Cybersecurity and Autonomous Cars
All is relatively well here at Woesnotgone Meadow, where everyone has above average bandwidth.
The people in the Meadow certainly love their cars. They drive them to work, church, temple, grocery store, movies, and most everywhere else possible. One aspect drawing people to their vehicles is simply the enjoyment of driving down the road. There is a new forward-looking trend is with the autonomous vehicles. These eventually will drive the owner or user to the salon, to get groceries, or to the location chosen by the user. All without care. The passengers won’t have to drive or even watch the road, as the vehicle will be managing the whole process.
This has not been the case yet. The companies developing these new vehicles and systems are experiencing issues. These growing pains are experienced as the companies work through the learning curve, which is full of risk for the business, the passengers, and people near the vehicle. A particular player in this market has been Uber. Earlier this year there was the incident with the Uber vehicle and the deadly Arizona crash. This event obviously was terrible.
Unfortunately for the victim’s family, this may have been avoided. With these endeavors, there are larger teams in place. These manage the different aspects of the development process. The goal is to complete the project and have these vehicles on the road. Each member of the team has the moral and ethical responsibility for reporting the truth regarding the work, workflow, and real risks to the company, shareholders, and public. One position within the development team is the Operations Manager. Within Uber, an operations manager at the time, who no longer works at Uber, emailed a company executive detailing the autonomous car’s issues. This apparently was not heeded, as five days later the woman crossing the street was hit and killed in Tempe, AZ. This is not the first incident with an Uber car, as earlier one vehicle was in an accident and tipped onto its side.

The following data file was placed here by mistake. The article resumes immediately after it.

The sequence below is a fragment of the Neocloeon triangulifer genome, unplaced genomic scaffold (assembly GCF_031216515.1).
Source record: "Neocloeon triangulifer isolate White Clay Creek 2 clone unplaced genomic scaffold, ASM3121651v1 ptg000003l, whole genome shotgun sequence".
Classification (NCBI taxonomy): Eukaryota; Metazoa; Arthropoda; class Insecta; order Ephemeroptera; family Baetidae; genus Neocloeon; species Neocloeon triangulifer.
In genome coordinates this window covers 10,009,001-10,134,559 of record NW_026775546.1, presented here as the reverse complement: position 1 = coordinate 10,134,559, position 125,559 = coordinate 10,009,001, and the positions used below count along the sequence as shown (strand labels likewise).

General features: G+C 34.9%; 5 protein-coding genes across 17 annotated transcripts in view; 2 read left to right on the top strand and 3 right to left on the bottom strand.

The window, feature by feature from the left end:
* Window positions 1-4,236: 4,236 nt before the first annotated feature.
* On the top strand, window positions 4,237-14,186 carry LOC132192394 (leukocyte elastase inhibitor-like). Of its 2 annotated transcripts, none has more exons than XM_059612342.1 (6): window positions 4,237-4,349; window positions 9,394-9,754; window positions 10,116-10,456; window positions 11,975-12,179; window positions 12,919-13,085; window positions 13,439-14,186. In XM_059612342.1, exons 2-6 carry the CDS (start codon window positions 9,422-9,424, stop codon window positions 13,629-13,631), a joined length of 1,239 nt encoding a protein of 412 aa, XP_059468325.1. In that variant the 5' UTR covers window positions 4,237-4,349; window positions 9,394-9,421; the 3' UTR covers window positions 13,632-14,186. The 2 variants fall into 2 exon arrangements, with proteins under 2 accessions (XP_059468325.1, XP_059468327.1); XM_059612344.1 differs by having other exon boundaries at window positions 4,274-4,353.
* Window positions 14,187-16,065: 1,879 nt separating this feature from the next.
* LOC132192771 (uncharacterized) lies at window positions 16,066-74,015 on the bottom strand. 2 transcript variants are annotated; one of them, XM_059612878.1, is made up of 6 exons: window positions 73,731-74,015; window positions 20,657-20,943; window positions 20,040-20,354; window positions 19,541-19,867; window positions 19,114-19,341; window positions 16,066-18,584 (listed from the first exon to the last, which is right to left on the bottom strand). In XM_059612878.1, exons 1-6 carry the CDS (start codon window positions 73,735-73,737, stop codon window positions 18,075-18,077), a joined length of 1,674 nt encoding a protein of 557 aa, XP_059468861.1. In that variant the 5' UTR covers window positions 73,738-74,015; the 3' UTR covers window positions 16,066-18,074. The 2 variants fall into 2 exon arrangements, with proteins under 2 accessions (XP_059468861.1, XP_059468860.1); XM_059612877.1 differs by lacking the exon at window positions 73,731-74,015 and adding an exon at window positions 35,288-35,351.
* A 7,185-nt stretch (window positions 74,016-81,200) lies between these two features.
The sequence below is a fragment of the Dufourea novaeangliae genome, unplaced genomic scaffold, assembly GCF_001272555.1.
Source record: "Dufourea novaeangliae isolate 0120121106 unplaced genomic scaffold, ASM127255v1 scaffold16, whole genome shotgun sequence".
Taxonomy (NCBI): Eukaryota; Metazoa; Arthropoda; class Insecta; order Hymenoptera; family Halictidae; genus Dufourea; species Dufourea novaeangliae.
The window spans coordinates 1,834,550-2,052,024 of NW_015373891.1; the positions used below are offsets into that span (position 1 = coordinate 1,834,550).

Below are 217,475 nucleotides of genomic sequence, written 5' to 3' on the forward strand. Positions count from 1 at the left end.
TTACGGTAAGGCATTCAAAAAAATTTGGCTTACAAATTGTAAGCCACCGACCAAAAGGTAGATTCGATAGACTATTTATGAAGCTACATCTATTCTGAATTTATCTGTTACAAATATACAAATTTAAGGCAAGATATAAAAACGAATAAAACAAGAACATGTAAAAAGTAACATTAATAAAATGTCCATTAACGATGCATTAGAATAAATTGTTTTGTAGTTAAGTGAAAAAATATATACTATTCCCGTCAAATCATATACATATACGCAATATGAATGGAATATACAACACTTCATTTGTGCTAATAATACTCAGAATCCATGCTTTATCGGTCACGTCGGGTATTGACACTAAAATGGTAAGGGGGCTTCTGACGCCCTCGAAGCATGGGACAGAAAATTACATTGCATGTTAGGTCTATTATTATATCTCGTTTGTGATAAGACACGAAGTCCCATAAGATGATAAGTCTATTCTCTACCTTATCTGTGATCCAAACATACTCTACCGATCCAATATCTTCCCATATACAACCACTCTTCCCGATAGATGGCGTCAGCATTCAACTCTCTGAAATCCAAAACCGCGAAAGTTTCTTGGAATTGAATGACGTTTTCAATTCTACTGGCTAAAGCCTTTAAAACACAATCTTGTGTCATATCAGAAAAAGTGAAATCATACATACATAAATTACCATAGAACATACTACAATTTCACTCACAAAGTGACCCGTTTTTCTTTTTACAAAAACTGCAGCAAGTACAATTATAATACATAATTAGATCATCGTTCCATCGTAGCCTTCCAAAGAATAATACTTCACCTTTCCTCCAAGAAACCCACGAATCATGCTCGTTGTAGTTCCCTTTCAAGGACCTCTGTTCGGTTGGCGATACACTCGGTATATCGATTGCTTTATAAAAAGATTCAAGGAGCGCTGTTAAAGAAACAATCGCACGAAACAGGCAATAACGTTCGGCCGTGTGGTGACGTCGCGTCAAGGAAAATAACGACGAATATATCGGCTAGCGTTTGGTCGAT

The email was not sent to a random executive, but to the group’s top executive warning of the risks and dangers. The operations manager also warned them the human backup drivers did not receive the proper training and when they made an error, these persons were not terminated. Sadly, this was ignored.
Thanks for visiting Woesnotgone Meadow, where the encryption is strong, and the O/Ss are always using the latest version.
Efrati, A. (2018, December 10). How an uber whistleblower tried to stop self-driving car disaster. Retrieved from https://www.theinformation.com/articles/how-an-uber-whistleblower-tried-to-stop-self-driving-car-disaster
Stones, J. (2018, December 13). Uber aware cars were “routinely in accidents” just days before fatal accident. Retrieved from https://www.alphr.com/business/1010340/uber-aware-cards-in-accidents-days-before-fatal-accident
About the Author - Charles Parker, II has been working in the info sec field for over a decade, performing pen tests, vulnerability assessments, consulting with small- to medium-sized businesses to mitigate and remediate their issues, and preparing IT and info sec policies and procedures. Mr. Parker’s background includes work in the banking, medical, automotive, and staffing industries.